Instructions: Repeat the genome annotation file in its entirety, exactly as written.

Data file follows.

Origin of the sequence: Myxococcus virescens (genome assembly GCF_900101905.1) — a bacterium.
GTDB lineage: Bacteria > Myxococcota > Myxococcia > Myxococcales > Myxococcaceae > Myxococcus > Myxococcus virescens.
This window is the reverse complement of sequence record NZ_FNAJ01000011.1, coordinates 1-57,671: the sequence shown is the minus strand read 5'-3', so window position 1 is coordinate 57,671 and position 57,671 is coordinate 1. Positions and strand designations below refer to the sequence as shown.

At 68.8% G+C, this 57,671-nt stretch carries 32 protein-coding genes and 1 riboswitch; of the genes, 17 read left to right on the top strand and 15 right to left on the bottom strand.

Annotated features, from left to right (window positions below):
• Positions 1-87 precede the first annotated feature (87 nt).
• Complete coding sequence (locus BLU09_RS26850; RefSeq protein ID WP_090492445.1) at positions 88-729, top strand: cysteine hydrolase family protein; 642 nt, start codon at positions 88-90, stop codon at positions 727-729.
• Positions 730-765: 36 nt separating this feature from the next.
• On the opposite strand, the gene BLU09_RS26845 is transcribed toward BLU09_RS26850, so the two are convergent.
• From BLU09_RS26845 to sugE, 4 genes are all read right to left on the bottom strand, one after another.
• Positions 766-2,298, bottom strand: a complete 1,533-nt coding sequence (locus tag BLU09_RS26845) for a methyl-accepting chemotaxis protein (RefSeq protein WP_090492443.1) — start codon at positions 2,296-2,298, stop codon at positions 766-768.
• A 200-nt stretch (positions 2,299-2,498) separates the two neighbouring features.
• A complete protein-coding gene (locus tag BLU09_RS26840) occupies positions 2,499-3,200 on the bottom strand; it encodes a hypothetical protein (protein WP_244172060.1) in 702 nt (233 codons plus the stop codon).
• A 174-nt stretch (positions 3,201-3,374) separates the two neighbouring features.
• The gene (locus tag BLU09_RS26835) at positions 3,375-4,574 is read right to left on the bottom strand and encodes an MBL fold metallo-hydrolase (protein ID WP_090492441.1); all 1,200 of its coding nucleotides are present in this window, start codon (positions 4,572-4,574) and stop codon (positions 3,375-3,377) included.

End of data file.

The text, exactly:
Origin of the sequence: Myxococcus virescens (genome assembly GCF_900101905.1) — a bacterium.
GTDB lineage: Bacteria > Myxococcota > Myxococcia > Myxococcales > Myxococcaceae > Myxococcus > Myxococcus virescens.
This window is the reverse complement of sequence record NZ_FNAJ01000011.1, coordinates 1-57,671: the sequence shown is the minus strand read 5'-3', so window position 1 is coordinate 57,671 and position 57,671 is coordinate 1. Positions and strand designations below refer to the sequence as shown.

At 68.8% G+C, this 57,671-nt stretch carries 32 protein-coding genes and 1 riboswitch; of the genes, 17 read left to right on the top strand and 15 right to left on the bottom strand.

Annotated features, from left to right (window positions below):
• Positions 1-87 precede the first annotated feature (87 nt).
• Complete coding sequence (locus BLU09_RS26850; RefSeq protein ID WP_090492445.1) at positions 88-729, top strand: cysteine hydrolase family protein; 642 nt, start codon at positions 88-90, stop codon at positions 727-729.
• Positions 730-765: 36 nt separating this feature from the next.
• On the opposite strand, the gene BLU09_RS26845 is transcribed toward BLU09_RS26850, so the two are convergent.
• From BLU09_RS26845 to sugE, 4 genes are all read right to left on the bottom strand, one after another.
• Positions 766-2,298, bottom strand: a complete 1,533-nt coding sequence (locus tag BLU09_RS26845) for a methyl-accepting chemotaxis protein (RefSeq protein WP_090492443.1) — start codon at positions 2,296-2,298, stop codon at positions 766-768.
• A 200-nt stretch (positions 2,299-2,498) separates the two neighbouring features.
• A complete protein-coding gene (locus tag BLU09_RS26840) occupies positions 2,499-3,200 on the bottom strand; it encodes a hypothetical protein (protein WP_244172060.1) in 702 nt (233 codons plus the stop codon).
• A 174-nt stretch (positions 3,201-3,374) separates the two neighbouring features.
• The gene (locus tag BLU09_RS26835) at positions 3,375-4,574 is read right to left on the bottom strand and encodes an MBL fold metallo-hydrolase (protein ID WP_090492441.1); all 1,200 of its coding nucleotides are present in this window, start codon (positions 4,572-4,574) and stop codon (positions 3,375-3,377) included.